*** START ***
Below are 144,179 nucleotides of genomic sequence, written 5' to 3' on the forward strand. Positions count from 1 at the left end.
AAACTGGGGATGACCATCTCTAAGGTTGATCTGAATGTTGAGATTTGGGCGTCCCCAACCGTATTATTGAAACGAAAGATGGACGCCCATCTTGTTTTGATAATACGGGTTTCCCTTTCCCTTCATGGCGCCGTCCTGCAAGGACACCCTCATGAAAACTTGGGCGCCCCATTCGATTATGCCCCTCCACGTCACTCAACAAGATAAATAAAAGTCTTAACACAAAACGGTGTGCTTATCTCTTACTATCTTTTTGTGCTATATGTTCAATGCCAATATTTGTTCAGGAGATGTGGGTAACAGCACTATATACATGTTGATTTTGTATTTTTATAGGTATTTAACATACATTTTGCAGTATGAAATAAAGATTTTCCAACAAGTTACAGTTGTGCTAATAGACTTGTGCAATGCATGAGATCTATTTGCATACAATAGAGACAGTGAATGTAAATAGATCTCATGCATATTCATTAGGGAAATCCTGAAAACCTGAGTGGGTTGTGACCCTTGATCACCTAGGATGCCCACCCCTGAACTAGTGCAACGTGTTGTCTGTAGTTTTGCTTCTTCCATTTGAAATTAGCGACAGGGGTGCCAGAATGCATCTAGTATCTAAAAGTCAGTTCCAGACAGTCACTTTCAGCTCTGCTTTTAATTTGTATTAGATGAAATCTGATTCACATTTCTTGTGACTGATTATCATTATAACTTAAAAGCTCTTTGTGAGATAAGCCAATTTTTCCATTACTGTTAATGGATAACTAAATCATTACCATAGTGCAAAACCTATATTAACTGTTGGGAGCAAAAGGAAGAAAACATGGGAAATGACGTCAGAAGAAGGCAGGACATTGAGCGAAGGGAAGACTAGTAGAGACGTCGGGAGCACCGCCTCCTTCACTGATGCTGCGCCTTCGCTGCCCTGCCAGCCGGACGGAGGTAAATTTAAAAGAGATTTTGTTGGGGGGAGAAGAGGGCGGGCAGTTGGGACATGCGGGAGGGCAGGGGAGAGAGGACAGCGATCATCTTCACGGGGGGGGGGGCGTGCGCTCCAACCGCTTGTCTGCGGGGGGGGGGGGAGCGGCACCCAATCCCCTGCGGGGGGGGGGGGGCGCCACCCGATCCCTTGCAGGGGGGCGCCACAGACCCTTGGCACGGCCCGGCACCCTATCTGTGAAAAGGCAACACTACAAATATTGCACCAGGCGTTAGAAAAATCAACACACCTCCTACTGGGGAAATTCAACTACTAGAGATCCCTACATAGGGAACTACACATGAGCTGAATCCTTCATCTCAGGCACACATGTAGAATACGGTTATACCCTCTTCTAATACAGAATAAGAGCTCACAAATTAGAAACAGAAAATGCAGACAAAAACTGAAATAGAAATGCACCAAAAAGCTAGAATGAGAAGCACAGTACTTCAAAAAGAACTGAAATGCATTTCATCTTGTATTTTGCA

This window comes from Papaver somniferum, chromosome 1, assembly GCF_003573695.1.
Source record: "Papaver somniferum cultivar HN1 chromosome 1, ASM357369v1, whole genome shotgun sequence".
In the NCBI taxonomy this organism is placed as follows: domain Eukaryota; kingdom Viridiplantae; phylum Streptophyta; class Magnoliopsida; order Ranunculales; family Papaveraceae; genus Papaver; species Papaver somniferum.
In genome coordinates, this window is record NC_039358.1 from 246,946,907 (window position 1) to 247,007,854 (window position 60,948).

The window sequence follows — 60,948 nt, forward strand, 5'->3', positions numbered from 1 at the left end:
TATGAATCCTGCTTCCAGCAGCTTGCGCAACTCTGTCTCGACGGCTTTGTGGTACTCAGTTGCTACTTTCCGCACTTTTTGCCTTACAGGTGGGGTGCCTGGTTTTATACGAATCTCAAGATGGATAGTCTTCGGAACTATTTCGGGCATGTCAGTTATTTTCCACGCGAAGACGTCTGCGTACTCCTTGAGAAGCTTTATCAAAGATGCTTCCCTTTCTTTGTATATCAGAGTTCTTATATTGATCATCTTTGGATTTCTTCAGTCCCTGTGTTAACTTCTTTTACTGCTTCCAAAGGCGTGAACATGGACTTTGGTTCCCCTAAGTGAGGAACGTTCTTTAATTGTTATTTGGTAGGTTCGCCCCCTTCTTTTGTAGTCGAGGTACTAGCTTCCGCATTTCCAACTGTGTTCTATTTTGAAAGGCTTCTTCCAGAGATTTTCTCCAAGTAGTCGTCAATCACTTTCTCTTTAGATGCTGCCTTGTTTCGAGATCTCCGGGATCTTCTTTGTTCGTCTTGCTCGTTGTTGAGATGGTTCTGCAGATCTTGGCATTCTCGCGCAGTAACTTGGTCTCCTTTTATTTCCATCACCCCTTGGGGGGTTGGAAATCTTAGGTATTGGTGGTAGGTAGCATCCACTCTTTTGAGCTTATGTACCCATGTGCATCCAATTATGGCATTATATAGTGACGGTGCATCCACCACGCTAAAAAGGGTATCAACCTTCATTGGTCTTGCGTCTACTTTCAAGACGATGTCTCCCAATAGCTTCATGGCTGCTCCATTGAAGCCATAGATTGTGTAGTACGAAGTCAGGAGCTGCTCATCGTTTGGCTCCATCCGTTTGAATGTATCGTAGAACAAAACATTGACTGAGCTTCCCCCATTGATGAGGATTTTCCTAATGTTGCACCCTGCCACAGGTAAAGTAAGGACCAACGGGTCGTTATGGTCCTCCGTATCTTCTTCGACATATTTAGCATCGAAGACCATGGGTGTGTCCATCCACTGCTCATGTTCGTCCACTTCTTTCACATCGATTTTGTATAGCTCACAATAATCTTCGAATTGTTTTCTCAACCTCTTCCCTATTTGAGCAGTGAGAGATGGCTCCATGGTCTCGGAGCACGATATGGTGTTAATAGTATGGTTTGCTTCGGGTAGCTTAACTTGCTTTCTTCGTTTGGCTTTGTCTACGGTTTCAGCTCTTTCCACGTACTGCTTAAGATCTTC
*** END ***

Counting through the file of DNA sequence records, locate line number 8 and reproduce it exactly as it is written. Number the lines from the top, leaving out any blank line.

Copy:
TATGAATCCTGCTTCCAGCAGCTTGCGCAACTCTGTCTCGACGGCTTTGTGGTACTCAGTTGCTACTTTCCGCACTTTTTGCCTTACAGGTGGGGTGCCTGGTTTTATACGAATCTCAAGATGGATAGTCTTCGGAACTATTTCGGGCATGTCAGTTATTTTCCACGCGAAGACGTCTGCGTACTCCTTGAGAAGCTTTATCAAAGATGCTTCCCTTTCTTTGTATATCAGAGTTCTTATATTGATCATCTTTGGATTTCTTCAGTCCCTGTGTTAACTTCTTTTACTGCTTCCAAAGGCGTGAACATGGACTTTGGTTCCCCTAAGTGAGGAACGTTCTTTAATTGTTATTTGGTAGGTTCGCCCCCTTCTTTTGTAGTCGAGGTACTAGCTTCCGCATTTCCAACTGTGTTCTATTTTGAAAGGCTTCTTCCAGAGATTTTCTCCAAGTAGTCGTCAATCACTTTCTCTTTAGATGCTGCCTTGTTTCGAGATCTCCGGGATCTTCTTTGTTCGTCTTGCTCGTTGTTGAGATGGTTCTGCAGATCTTGGCATTCTCGCGCAGTAACTTGGTCTCCTTTTATTTCCATCACCCCTTGGGGGGTTGGAAATCTTAGGTATTGGTGGTAGGTAGCATCCACTCTTTTGAGCTTATGTACCCATGTGCATCCAATTATGGCATTATATAGTGACGGTGCATCCACCACGCTAAAAAGGGTATCAACCTTCATTGGTCTTGCGTCTACTTTCAAGACGATGTCTCCCAATAGCTTCATGGCTGCTCCATTGAAGCCATAGATTGTGTAGTACGAAGTCAGGAGCTGCTCATCGTTTGGCTCCATCCGTTTGAATGTATCGTAGAACAAAACATTGACTGAGCTTCCCCCATTGATGAGGATTTTCCTAATGTTGCACCCTGCCACAGGTAAAGTAAGGACCAACGGGTCGTTATGGTCCTCCGTATCTTCTTCGACATATTTAGCATCGAAGACCATGGGTGTGTCCATCCACTGCTCATGTTCGTCCACTTCTTTCACATCGATTTTGTATAGCTCACAATAATCTTCGAATTGTTTTCTCAACCTCTTCCCTATTTGAGCAGTGAGAGATGGCTCCATGGTCTCGGAGCACGATATGGTGTTAATAGTATGGTTTGCTTCGGGTAGCTTAACTTGCTTTCTTCGTTTGGCTTTGTCTACGGTTTCAGCTCTTTCCACGTACTGCTTAAGATCTTC